However, mastery of a stage is not required to advance to the next stage. The outcome of one stage is not permanent and can be modified by later experiences. Erikson’s stage theory characterizes an individual advancing through the eight life stages as a function of negotiating his social situation of development in the preschool years her biological forces and sociocultural forces. Is it okay to be me?
Is it okay for me to do, move, and act? Can I make it in the world of people and things? Can I make my life count? Is it okay to have been me? Existential Question: Can I Trust the World? The first stage of Erik Erikson’s theory centers around the infant’s basic needs being met by the parents and this interaction leading to trust or mistrust.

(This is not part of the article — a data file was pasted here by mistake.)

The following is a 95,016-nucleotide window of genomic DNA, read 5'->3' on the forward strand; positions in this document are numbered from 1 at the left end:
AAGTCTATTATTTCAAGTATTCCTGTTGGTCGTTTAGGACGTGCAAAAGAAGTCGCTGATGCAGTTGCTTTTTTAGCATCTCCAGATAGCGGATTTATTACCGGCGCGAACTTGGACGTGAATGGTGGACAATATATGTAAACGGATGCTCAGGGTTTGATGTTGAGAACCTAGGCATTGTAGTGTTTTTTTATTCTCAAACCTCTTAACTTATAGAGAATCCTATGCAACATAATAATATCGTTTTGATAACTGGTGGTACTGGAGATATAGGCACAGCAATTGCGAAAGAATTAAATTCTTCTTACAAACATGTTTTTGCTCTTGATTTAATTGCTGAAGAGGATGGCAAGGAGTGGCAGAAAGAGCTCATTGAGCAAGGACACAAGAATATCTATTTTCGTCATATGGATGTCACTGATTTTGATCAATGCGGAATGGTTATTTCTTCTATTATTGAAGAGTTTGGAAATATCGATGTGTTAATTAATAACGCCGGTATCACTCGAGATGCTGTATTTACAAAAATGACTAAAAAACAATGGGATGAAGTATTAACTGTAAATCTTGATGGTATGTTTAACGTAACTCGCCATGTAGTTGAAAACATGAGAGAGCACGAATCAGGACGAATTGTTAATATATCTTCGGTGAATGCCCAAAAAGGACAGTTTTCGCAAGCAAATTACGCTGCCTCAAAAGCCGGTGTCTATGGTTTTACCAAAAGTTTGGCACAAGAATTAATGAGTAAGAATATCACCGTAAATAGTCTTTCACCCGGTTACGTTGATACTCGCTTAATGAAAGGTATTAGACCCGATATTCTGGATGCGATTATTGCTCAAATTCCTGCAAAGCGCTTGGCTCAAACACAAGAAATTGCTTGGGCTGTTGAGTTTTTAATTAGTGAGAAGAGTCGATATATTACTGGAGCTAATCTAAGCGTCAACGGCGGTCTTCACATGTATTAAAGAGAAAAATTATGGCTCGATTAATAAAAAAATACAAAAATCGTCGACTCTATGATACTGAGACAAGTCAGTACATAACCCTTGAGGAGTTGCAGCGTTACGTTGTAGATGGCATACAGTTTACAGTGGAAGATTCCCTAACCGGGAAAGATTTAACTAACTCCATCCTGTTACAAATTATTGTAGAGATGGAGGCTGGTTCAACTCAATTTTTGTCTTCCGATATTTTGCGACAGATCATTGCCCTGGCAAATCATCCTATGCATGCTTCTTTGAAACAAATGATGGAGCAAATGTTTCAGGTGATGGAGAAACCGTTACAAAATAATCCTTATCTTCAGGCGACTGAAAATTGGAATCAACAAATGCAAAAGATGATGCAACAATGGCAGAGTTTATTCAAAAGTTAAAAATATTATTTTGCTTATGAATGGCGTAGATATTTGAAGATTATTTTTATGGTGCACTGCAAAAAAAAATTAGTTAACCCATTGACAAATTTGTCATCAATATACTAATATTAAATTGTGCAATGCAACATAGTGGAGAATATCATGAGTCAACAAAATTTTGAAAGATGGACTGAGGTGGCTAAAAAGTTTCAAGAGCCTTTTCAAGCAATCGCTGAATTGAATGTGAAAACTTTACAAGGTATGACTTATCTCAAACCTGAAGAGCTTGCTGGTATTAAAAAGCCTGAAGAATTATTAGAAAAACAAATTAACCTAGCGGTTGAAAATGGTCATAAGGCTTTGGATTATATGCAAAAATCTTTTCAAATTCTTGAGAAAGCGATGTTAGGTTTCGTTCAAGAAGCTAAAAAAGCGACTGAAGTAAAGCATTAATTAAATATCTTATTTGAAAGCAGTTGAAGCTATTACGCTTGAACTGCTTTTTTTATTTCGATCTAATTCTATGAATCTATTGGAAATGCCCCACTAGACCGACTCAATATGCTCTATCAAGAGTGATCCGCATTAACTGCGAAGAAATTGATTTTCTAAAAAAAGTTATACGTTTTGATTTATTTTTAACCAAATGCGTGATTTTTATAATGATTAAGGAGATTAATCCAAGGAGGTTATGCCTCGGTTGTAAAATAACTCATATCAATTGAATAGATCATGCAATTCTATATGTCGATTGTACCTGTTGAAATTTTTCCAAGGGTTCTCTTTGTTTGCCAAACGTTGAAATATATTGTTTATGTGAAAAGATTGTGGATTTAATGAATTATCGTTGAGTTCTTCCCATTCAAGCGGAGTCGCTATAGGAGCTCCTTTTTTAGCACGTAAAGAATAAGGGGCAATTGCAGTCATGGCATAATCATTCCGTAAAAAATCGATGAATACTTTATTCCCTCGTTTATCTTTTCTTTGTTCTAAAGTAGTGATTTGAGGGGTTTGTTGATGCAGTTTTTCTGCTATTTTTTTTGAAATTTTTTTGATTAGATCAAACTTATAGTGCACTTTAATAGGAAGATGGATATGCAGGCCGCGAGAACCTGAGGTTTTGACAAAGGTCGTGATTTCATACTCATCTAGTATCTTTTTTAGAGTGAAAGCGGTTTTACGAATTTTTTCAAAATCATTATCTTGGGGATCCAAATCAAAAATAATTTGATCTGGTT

Trust as defined by Erikson is “an essential trustfulness of others as well as a fundamental sense of one’s own trustworthiness. The infant depends on the parents, especially the mother, for sustenance and comfort. According to Erik Erikson, the major developmental task in infancy is to learn whether or not other people, especially primary caregivers, regularly satisfy basic needs. If caregivers are consistent sources of food, comfort, and affection, an infant learns trust — that others are dependable and reliable. If they are neglectful, or perhaps even abusive, the infant instead learns mistrust — that the world is an undependable, unpredictable, and possibly a dangerous place. Existential Question: Is It Okay to Be Me?